Consequently, I spent a lot of time in the care of my aunt, Barbara Mathews, one of New Zealand’s pioneering child play therapists. Of course, a young Mya thought that this seemed like a pretty awesome job. My mother however, a fierce advocate for learning and education, stepped in sometime around primary school and gently encouraged me towards a higher degree, and with that, I remember always wanting to be a paediatrician.
Always wise, around the age of 16, my mother pointed out that if I really wanted to get into medical school, my effortless coasting through education would need to evolve into a more directed effort at actually learning how to learn. And who knew – learning is really hard! My mother taught me to get up in the morning and build learning into my routine. She taught me skills like mind-mapping and how to link pieces of knowledge. She also taught me how to run regularly with her and my Dad in order to consolidate, blow off frustration and get out of my chair. She taught me to love the process of learning, to be curious, and to the annoyance of everyone I’ve ever met, constantly ask questions. She taught me to navigate the inevitable frustrations towards some kind of rewarding aha! moment. She coached me to discover and pursue my aspirations, pushed me to gather the skills to reach for them and guided me towards authentic mentors along the way. She still does.
Inevitably, with aspiration, comes another of life’s lessons, the need to constantly reframe failure and success.
I didn’t get anywhere near the marks required for Auckland medical school and I was thrown into that pit of despair familiar to many who have navigated the popular definition of medical system “success”. Ever the central figure in my story, Mum pulled me from my sorry state with an application form for a gap year programme, where New Zealanders are subsidised to spend a year in Europe assisting in a school and holidaying, on the proviso that we will return to a NZ University. I spent a year reframing (ahem!) in Europe with other adventurous kiwis – many of whom remain my good friends today.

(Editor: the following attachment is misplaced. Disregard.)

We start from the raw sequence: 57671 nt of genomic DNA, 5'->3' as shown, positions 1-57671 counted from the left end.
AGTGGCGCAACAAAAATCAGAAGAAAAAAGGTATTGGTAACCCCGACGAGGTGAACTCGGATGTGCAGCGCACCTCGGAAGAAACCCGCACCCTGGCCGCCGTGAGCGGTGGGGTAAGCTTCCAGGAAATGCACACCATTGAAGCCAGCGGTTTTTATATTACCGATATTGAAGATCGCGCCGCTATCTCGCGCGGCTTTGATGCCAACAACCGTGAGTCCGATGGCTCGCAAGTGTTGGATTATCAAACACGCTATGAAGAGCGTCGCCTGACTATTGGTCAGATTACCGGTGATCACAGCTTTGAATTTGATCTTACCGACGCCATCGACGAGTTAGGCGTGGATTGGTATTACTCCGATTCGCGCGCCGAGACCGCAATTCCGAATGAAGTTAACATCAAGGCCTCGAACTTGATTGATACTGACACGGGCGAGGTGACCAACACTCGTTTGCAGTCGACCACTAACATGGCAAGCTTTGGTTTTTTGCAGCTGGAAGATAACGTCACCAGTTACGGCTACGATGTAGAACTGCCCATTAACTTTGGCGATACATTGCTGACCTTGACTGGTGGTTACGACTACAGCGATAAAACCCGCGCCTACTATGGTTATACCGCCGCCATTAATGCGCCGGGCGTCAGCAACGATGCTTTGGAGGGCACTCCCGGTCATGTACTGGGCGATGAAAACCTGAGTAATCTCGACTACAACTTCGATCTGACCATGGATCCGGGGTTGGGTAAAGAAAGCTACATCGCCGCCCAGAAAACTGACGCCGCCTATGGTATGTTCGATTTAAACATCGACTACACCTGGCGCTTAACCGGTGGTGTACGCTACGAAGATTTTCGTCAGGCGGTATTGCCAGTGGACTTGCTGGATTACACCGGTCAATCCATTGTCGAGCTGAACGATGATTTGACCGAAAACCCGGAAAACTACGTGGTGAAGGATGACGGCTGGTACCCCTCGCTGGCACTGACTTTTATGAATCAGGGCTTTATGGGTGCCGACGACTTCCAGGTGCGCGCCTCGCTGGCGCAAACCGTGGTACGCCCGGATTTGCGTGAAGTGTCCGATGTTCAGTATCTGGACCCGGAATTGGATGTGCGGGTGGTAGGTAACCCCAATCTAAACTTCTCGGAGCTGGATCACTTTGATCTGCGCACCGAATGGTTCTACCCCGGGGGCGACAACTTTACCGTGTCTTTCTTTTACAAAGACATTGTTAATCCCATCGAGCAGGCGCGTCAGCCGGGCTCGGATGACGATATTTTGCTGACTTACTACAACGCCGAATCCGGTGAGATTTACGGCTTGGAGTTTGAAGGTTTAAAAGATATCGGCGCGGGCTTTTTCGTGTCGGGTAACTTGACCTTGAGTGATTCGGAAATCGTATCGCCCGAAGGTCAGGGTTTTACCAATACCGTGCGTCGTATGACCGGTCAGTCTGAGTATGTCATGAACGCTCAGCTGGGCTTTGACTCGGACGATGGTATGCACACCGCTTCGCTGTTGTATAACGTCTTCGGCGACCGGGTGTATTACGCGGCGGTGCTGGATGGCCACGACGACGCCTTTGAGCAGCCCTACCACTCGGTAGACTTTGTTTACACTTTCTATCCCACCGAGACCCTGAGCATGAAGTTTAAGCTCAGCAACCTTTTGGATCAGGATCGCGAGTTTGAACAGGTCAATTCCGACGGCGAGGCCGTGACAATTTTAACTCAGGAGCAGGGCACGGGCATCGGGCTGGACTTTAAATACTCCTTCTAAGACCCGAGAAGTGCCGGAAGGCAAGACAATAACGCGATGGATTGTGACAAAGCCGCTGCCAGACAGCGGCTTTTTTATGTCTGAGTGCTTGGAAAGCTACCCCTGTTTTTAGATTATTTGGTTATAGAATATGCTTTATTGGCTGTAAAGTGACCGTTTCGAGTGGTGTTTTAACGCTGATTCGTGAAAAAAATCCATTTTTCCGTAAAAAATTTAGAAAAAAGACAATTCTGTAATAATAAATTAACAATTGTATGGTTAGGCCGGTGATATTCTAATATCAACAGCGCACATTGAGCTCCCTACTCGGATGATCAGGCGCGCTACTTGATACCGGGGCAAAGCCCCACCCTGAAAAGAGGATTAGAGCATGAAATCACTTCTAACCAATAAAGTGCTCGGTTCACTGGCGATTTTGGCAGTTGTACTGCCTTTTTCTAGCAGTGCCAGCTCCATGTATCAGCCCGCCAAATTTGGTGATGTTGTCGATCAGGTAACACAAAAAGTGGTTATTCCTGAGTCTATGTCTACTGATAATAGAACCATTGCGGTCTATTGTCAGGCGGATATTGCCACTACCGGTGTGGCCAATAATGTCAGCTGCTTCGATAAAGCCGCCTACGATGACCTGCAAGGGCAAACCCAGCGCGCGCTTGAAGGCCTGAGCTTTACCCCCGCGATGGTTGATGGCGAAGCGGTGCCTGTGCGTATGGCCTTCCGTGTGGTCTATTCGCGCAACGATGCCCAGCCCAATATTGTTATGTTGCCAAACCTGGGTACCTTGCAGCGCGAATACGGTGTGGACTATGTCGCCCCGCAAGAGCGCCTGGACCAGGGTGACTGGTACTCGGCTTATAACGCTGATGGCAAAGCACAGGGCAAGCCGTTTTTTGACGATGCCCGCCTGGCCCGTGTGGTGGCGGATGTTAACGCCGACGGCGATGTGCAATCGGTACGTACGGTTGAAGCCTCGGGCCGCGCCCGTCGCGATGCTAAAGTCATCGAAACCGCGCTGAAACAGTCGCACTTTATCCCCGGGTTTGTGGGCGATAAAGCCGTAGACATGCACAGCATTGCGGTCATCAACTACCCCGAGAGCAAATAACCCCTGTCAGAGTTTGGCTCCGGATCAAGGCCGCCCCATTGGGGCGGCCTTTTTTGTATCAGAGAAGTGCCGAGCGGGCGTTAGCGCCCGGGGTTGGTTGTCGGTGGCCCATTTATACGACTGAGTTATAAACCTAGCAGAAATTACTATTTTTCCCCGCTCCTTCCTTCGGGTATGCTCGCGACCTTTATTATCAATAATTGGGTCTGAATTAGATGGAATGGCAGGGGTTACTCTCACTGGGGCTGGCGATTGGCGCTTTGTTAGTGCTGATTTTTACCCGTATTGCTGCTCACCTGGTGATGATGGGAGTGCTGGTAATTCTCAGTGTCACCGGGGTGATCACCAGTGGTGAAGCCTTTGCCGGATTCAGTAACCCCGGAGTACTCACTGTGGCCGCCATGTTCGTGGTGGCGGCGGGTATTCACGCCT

I returned to Otago University with a renewed sense of curiosity and set about a religious devotion to learning all over again. I was rewarded with a reputation for being studious – you’ll appreciate, a reputation not common for first year Otago University students, and also entry into Otago University Medical School.
I met my husband, Dr Bjorn Makein in my first year of medical school and we navigated a pathway towards Emergency Medicine together. I am grateful to have had his companionship and advocacy along the way. We completed our internship and first year as doctors at Hastings Hospital in the stunning – and world leading wine region – Hawkes Bay. In this small New Zealand town, with many itinerant and international doctors, we made life-long friendships with doctors who have gone on to do amazing things all over the world. Being exposed to their experiences and different paths, we were empowered to consider medicine outside of New Zealand. The $200 000 student debt of two doctors compared with attractive Australian locum rates was a helpful push too. We spent the next four years working in small towns in Australia, working for about nine months of the year and travelling worldwide the rest.
Emergency Medicine was one of the few specialties that recognised our peripatetic choice and it was a natural fit for the lifestyle we had chosen. It was an exceptionally rewarding period in my career. We would arrive in fascinating small towns for weeks to months at a time, with hospital staff and patients grateful to have us, and bumble our way through, occasionally feeling like we had advocated well for patients. The learning curve was steep and without a great deal of leadership and support – but we felt safe doing it together. We will always be grateful to Dr Alan Tankel and the Coffs Harbour Base Hospital team for the mentoring and teaching they gave us in our early adventures in Emergency Medicine. It was their department that we regularly returned to and where we signed on as trainee Emergency Physicians.
To this day, I am constantly asked how I can work a shift alongside my husband without it ending in tears or shouting. Honestly, I wonder how I would get better in my role without him.